In philosophy and models of scientific inquiry, postpositivism (also called postempiricism) is a metatheoretical stance that critiques and amends positivism. While positivists emphasize independence between the researcher and the researched person (or object), postpositivists accept that theories, background, knowledge and values of the researcher can influence what is observed. Postpositivists pursue objectivity by recognizing the possible effects of biases. While positivists emphasize quantitative methods, postpositivists consider both quantitative and qualitative methods to be valid approaches.
One of the thinkers who founded post-positivism was Sir Karl Popper . His attack on falsification is a critique of the verifiability of logical positivism. Counterfeiting declares that it is impossible to verify whether a belief is true, although it is possible to reject false beliefs if they are objectively proven false by putting into practice the proposed idea of falsification. Thomas Kuhn ‘s idea of the paradigm shift offers a stronger critique of positivism, arguing that not just individual theories, but the whole world view must change in response to the evidence.
Post-positivism is an enhancement of positivism that recognizes these and other critiques against logical positivism. It is not a rejection of the scientific method, but a reformation to respond to these criticisms. It preserves the bases of positivism: ontological realism, possibility and desire for objective truth, and the use of experimental methodology. Post-positivism of this kind is common in the social sciences (especially in sociology) for practical and conceptual reasons.
Reforms to positivism
The main additions postivism to Positivism can be summarized in three sentences:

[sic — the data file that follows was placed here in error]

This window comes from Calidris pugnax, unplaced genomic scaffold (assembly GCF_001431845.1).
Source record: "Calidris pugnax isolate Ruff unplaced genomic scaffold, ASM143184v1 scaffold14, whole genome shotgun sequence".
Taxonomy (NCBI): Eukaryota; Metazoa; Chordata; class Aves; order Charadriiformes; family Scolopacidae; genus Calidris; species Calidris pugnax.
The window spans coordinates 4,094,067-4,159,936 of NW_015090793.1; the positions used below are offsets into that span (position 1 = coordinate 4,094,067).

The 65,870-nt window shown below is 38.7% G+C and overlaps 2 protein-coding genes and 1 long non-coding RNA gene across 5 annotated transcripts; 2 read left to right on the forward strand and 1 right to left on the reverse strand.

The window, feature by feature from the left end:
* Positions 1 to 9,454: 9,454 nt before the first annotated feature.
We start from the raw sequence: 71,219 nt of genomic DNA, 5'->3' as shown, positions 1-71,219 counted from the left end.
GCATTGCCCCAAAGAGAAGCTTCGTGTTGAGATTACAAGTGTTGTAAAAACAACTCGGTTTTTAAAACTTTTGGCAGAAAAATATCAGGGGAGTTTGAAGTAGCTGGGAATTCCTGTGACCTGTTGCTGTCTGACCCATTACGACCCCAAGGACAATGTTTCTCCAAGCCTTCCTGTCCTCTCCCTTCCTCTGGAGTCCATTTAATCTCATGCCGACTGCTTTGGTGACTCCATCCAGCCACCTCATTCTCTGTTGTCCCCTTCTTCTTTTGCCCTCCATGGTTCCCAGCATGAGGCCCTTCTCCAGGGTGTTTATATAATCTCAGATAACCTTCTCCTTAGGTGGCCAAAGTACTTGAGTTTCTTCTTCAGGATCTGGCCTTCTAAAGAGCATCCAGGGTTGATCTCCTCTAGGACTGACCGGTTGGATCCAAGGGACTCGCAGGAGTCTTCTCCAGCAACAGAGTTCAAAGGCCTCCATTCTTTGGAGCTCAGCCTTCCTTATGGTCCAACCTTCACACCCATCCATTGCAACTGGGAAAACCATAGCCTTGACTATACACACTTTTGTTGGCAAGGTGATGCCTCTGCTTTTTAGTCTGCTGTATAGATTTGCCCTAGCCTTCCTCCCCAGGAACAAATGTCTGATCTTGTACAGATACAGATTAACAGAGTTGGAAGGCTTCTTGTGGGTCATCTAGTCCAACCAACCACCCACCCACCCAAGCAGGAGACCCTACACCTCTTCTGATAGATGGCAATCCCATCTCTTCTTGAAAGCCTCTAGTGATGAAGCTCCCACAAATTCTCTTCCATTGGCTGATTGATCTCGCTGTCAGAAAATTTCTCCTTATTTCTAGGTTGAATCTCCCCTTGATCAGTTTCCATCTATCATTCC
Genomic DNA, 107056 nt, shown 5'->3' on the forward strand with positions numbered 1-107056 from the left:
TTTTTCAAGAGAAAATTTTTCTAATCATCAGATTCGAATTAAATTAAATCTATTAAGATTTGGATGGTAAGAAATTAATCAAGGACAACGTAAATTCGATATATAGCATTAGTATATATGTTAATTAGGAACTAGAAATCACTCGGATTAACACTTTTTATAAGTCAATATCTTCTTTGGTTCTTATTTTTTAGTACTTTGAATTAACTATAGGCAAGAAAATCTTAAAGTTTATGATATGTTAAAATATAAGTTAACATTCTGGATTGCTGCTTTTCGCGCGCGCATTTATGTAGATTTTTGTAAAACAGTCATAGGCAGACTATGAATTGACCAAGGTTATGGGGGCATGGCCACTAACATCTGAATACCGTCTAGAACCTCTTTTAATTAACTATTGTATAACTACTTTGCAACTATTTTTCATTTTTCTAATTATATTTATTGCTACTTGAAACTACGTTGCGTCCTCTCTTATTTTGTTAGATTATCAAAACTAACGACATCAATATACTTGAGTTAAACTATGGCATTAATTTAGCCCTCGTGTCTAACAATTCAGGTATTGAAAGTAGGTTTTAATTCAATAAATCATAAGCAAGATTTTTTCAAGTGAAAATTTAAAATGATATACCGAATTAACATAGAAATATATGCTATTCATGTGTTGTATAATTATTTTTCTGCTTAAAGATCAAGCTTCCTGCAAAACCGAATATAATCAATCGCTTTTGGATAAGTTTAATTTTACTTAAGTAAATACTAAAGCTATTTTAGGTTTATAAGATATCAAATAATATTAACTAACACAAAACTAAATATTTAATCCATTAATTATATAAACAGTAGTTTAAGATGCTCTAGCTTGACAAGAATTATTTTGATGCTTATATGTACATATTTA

that the relative separability of knowledgeable and known is presupposed.
that a single shared reality, which never excludes all others, is postulated.
that the law must be guided by practical reason and not by decisionism.
These sentences may have different meanings for post-positivists, some of which advocate a fundamental transformation to scientific practice, while others simply call for a different interpretation of results.
Postpositivists believe that human knowledge is based not on a priori assessments from an objective individual, but rather upon human conjectures. As human knowledge is thus unavoidably conjectural, the assertion of these conjectures are warranted, or more specifically, justified by a set of warrants, which can be modified or withdrawn in the light of further investigation. However, postpositivism is not a form of relativism, and generally retains the idea of objective truth.
Postpositivists believe that a reality exists, but, unlike positivists, they believe reality can be known only imperfectly and probabilistically. Postpositivists also draw from social constructionism in forming their understanding and definition of reality.
While positivists believe that research is or can be value-free or value-neutral, postpositivists take the position that bias is undesired but inevitable, and therefore the investigator must work to detect and try to correct it. Postpositivists work to understand how their axiology (i.e. values and beliefs) may have influenced their research, including through their choice of measures, populations, questions, and definitions, as well as through their interpretation and analysis of their work.